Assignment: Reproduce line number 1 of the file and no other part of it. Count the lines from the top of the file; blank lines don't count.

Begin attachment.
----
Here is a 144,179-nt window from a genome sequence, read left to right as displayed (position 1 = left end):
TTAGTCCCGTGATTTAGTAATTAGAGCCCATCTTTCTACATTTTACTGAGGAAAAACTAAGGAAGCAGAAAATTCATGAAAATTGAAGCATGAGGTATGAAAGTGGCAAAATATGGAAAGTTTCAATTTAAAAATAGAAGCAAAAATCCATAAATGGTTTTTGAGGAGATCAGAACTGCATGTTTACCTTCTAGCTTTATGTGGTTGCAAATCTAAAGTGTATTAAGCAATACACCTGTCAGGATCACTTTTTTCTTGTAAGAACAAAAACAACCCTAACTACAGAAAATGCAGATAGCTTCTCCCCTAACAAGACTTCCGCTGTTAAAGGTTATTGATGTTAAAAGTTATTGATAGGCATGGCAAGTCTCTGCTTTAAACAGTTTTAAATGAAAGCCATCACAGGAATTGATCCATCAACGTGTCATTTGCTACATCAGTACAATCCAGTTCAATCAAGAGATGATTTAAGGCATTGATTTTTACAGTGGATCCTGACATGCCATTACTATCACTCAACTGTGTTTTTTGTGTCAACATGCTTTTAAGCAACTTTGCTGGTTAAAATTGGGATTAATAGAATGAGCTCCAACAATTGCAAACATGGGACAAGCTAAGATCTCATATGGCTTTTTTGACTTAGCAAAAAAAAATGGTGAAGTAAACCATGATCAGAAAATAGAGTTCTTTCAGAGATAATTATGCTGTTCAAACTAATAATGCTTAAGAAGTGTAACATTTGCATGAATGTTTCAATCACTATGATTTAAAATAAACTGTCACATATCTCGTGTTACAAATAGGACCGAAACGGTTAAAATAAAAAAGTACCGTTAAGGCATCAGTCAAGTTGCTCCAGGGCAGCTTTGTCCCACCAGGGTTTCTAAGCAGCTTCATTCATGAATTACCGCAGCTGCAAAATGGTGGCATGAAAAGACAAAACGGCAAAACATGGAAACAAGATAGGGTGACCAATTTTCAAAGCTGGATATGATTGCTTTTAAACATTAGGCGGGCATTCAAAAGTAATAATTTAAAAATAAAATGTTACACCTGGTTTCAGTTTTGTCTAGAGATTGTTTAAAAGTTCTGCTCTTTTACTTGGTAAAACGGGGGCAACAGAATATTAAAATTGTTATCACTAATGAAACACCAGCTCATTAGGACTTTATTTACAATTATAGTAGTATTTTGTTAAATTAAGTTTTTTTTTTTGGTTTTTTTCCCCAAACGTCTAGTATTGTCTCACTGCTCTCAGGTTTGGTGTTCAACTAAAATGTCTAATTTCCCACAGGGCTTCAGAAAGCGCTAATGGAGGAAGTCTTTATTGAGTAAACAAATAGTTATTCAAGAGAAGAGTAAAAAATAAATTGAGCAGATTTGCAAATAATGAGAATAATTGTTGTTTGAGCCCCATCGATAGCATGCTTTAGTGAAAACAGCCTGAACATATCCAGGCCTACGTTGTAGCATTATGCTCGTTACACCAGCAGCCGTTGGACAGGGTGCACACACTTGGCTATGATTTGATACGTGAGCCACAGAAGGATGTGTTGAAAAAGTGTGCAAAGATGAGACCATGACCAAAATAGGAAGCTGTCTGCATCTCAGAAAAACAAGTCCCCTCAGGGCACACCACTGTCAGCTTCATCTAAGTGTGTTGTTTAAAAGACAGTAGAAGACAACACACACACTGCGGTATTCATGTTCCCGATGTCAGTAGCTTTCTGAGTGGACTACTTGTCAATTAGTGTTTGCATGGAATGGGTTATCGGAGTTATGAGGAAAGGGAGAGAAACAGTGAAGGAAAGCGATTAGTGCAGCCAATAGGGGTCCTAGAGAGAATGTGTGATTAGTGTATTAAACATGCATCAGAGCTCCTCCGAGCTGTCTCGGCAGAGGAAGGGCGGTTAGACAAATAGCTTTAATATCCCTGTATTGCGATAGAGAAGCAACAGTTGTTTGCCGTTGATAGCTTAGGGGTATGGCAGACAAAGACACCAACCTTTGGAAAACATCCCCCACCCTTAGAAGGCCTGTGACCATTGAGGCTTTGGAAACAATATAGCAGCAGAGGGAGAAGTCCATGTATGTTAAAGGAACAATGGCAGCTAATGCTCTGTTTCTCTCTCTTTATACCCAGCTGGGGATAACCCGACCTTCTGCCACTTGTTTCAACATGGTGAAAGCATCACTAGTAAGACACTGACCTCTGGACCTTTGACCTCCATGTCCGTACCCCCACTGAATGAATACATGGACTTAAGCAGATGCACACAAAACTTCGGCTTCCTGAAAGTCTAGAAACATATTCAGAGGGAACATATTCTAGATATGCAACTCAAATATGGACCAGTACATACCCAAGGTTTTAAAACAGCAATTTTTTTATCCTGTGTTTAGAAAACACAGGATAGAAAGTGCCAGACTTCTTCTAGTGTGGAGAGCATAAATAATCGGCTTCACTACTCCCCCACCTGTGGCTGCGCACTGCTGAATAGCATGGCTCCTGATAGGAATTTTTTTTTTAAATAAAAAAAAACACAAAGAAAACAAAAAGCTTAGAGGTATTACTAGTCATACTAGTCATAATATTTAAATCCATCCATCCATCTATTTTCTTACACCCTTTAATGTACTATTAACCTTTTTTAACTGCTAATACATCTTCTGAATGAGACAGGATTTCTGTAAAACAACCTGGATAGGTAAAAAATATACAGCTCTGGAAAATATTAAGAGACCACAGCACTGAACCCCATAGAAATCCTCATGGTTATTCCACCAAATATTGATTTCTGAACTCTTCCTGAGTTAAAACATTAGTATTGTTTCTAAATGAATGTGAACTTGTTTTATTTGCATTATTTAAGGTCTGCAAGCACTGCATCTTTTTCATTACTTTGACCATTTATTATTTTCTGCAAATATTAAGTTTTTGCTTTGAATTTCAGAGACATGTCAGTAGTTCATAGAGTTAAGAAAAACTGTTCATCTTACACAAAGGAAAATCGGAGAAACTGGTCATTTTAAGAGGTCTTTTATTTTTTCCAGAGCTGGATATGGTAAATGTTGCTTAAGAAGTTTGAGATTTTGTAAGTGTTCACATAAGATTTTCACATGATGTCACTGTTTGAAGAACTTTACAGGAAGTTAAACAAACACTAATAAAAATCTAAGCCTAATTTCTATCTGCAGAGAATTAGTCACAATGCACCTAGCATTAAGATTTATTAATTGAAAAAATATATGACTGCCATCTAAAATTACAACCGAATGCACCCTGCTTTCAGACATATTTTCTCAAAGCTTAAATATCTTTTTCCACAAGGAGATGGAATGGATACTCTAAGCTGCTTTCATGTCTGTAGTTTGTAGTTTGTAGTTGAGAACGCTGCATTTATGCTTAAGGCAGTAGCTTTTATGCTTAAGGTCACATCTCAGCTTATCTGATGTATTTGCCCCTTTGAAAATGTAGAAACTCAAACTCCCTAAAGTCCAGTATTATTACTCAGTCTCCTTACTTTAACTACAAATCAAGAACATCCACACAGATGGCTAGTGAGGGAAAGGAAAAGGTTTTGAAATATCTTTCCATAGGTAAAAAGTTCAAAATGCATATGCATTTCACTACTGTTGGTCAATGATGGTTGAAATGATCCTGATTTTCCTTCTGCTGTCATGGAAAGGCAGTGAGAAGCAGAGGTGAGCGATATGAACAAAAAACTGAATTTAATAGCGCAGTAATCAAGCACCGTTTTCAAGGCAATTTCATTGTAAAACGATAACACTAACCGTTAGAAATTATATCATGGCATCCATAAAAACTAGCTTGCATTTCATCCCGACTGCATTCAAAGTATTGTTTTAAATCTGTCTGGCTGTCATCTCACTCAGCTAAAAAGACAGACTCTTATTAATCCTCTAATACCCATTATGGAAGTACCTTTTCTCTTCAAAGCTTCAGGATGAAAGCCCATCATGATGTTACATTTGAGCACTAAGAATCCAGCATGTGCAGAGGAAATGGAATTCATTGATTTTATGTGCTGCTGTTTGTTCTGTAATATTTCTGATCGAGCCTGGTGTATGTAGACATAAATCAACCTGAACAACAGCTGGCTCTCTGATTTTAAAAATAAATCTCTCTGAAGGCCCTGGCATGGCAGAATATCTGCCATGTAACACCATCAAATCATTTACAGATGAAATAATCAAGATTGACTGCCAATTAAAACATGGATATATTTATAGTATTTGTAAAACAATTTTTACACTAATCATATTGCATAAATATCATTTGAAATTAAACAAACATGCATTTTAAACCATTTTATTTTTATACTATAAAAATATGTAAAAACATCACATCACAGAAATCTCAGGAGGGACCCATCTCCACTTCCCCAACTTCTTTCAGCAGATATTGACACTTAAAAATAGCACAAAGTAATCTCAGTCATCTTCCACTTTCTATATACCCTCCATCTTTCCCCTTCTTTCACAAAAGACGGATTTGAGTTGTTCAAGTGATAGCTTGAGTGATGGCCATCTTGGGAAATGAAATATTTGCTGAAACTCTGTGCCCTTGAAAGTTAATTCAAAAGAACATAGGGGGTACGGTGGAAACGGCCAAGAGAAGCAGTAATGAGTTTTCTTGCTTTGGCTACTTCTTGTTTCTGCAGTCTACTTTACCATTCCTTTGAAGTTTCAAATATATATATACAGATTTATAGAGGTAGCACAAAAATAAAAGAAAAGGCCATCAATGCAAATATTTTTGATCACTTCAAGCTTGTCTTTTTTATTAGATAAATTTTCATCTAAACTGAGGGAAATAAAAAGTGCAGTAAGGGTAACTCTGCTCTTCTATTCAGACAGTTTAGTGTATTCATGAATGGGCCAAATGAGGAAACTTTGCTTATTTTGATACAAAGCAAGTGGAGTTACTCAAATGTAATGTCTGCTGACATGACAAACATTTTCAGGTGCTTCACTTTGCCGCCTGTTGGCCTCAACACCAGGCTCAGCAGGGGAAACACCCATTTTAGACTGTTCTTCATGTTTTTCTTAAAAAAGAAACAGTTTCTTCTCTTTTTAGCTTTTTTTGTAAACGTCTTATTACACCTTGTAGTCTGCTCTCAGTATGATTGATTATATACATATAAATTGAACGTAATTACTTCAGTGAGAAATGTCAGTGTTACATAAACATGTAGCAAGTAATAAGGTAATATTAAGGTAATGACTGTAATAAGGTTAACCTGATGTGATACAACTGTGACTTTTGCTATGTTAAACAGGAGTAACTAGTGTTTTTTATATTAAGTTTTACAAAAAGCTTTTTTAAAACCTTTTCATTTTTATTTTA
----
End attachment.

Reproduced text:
Here is a 144,179-nt window from a genome sequence, read left to right as displayed (position 1 = left end):